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Measuring Transcription to Follow Embryo Development

Sarah C.P. Williams

By watching the rate and positioning of gene transcription in real time, researchers get a closer look at how embryos establish gene expression patterns. Learn more...

A team of scientists has adapted techniques originally designed for use in single-celled organisms to track real-time transcription in developing Drosophila embryos. Their measurements have already

The anterior region of the developing fly embryo had many more actively transcribing nuclei than the center of the embryo

provided new insight into how embryos establish spatial transcription profiles that are key to the body plan of the developing organism. “With this method, we’ve brought the embryo up to the task of answering basic quantitative questions about transcription,” said Thomas Gregor of Princeton University, senior author of a new paper in the journal Current Biology (1).

Early in development, embryos establish gradients that give the growing mass of cells a sense of direction. One gene might be expressed at higher levels on one side of the embryo, while another has the reverse pattern of expression. Such patterns are vital for ensuring the correct differentiation of the cells forming the body.

At a macroscopic level, these gradients are well-established. But how they are set up at a molecular level has been less clear. Many hypotheses revolve around transcription thresholds where a cell switches from one state to another when it reaches a particular level of gene expression. Other theories involve bursts of transcription that vary throughout the cell cycle, rather than smooth increases and decreases.

Gregor’s team wanted to get more information on exactly how and when such gene expression patterns appear and how the boundary between the “on” and “off” states of a gene is established. So they turned to a method that uses fluorescence to light up newly synthesized mRNA transcripts. The gene of interest is engineered so that its RNA transcript forms stem loops during transcription. These loops are then bound by specially designed molecules fused to green fluorescent protein (GFP), which can be visualized with microscopy.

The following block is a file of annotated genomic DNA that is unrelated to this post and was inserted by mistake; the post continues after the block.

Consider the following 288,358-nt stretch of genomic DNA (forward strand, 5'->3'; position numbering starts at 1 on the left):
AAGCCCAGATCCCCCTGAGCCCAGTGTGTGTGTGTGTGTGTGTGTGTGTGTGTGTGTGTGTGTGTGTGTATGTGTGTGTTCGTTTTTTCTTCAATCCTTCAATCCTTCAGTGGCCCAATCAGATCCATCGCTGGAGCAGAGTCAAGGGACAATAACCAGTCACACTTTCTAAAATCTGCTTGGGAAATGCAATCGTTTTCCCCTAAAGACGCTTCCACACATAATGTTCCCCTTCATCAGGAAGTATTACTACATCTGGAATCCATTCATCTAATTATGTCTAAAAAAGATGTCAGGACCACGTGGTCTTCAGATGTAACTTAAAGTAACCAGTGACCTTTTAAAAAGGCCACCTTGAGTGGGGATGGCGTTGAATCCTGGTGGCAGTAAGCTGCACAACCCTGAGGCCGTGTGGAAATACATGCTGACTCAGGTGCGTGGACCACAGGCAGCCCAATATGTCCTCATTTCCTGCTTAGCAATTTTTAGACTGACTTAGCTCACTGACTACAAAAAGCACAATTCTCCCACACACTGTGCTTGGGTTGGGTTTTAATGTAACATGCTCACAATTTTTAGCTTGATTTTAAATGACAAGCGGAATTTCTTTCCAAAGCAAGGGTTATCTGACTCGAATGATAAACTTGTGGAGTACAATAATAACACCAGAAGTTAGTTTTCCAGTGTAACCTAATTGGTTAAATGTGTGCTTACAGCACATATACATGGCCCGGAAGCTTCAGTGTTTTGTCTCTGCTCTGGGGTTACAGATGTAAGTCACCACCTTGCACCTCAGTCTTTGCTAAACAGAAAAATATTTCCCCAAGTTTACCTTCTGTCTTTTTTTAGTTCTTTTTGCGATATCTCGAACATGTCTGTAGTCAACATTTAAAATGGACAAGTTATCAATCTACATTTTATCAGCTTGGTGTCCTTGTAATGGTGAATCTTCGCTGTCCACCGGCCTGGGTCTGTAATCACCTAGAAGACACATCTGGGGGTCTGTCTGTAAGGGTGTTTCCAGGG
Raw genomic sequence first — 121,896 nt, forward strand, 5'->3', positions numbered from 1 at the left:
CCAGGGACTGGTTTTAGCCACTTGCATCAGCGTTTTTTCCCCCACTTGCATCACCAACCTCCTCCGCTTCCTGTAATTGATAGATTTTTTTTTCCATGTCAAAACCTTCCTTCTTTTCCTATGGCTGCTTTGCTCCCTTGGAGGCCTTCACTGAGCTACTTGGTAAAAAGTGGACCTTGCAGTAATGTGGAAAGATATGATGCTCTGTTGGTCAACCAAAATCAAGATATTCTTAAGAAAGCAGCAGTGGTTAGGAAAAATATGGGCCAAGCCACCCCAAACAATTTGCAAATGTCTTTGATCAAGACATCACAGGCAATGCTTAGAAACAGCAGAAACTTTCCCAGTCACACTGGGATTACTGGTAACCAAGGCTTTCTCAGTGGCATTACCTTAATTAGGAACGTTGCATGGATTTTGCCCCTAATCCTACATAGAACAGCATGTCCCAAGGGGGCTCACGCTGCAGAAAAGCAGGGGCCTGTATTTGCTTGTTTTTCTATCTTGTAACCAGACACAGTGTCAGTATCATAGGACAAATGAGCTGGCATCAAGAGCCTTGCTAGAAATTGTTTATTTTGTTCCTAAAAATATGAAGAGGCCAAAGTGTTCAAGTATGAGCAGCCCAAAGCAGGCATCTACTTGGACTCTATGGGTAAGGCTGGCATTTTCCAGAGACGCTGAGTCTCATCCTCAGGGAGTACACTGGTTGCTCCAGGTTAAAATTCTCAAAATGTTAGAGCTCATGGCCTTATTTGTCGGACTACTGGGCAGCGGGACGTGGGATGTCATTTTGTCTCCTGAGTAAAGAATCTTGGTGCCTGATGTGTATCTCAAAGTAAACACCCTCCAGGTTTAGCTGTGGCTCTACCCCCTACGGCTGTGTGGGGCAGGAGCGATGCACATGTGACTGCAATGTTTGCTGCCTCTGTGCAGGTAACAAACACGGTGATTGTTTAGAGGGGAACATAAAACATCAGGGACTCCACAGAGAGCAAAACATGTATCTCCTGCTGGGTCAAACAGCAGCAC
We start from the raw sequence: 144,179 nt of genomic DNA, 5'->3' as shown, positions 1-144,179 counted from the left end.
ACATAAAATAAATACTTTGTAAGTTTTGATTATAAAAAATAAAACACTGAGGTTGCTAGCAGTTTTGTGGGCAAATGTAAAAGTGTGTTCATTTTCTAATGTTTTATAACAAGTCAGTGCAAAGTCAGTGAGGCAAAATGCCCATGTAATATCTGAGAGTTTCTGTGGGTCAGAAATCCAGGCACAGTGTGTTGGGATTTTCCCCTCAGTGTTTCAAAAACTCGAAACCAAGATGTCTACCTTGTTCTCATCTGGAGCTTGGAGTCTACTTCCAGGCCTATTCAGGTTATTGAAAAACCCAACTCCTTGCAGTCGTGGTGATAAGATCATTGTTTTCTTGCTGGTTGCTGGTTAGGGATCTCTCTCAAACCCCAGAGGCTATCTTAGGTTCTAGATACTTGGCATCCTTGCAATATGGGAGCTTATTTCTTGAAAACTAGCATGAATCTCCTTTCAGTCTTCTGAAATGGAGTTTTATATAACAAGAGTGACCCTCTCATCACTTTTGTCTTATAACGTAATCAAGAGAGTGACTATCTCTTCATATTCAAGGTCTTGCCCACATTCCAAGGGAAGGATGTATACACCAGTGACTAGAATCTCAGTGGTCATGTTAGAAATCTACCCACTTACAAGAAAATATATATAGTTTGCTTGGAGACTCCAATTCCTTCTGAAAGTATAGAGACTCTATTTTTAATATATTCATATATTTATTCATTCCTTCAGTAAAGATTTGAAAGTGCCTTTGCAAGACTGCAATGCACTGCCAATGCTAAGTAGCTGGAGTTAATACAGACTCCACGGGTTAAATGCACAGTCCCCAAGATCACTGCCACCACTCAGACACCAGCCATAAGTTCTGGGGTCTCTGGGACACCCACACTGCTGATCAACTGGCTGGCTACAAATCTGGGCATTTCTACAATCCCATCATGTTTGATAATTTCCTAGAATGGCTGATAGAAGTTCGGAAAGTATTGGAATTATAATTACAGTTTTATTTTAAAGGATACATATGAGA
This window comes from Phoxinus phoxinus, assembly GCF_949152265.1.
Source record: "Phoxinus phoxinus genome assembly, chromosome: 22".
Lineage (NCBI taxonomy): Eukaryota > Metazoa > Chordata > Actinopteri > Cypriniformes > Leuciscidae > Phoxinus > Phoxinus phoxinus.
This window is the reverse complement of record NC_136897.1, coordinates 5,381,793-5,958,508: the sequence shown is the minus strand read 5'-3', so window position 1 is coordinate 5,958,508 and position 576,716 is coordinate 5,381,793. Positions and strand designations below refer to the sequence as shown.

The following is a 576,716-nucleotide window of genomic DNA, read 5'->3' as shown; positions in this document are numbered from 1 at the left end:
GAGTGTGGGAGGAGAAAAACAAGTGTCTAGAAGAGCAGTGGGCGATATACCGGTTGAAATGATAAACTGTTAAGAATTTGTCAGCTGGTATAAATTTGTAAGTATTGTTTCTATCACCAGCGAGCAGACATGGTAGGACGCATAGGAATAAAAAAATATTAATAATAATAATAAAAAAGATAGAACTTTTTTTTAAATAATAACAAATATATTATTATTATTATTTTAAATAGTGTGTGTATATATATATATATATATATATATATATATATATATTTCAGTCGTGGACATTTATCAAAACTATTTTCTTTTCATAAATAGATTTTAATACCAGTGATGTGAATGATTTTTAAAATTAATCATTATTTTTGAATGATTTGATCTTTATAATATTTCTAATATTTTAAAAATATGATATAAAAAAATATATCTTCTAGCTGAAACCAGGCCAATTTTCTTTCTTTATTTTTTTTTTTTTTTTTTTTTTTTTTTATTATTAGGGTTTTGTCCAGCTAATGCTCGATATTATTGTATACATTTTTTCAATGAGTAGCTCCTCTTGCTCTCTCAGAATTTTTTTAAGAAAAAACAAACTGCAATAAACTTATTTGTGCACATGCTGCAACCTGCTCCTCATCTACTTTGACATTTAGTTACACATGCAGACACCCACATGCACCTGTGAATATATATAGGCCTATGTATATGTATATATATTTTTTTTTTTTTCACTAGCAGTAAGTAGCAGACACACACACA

The scientists used the approach to quantify the rate of transcription of the developmentally relevant gene hunchback in growing Drosophila embryos. “With that initial data on rate of transcription and timing of transcription, we could come up with a model that partially explained the transcription boundary we saw,” said Gregor. “But it was still off by a factor of two.”

The team noticed that transcription was either on or off; it wasn’t a matter of reaching a threshold.“The nuclei can adopt an active or an inactive state that is basically random,” said Gregor. “And in the transition region is where we saw nuclei randomly adopting these different states.” When the scientists added this new observation into their model, it fully explained the transcription boundary.

Earlier this year, Gregor’s lab optimized a different fluorescence method—a variation of fluorescence in situ hybridization (FISH)—to count individual mRNA transcripts in an embryo (2). By combining the two approaches, his team plans to move towards a fully quantitative picture of transcription and its dynamic regulation in living embryos.

“What these two methods have brought us is that we can now use the embryo to study transcription in the way that other scientists use single-celled organisms, but exploiting all the advantages that come with multicellular organisms,” said Gregor.


1) Garcia H.G., Tikhonov M., Lin A., Gregor T. (2013) Quantitative Imaging of Transcription in Living Drosophila Embryos Links Polymerase Activity to Patterning. Current Biology 23, 2140-5.

2) Little S.C., Tikhonov M., Gregor T. (2013) Precise developmental gene expression arises from globally stochastic transcriptional activity. Cell 154, 789-800.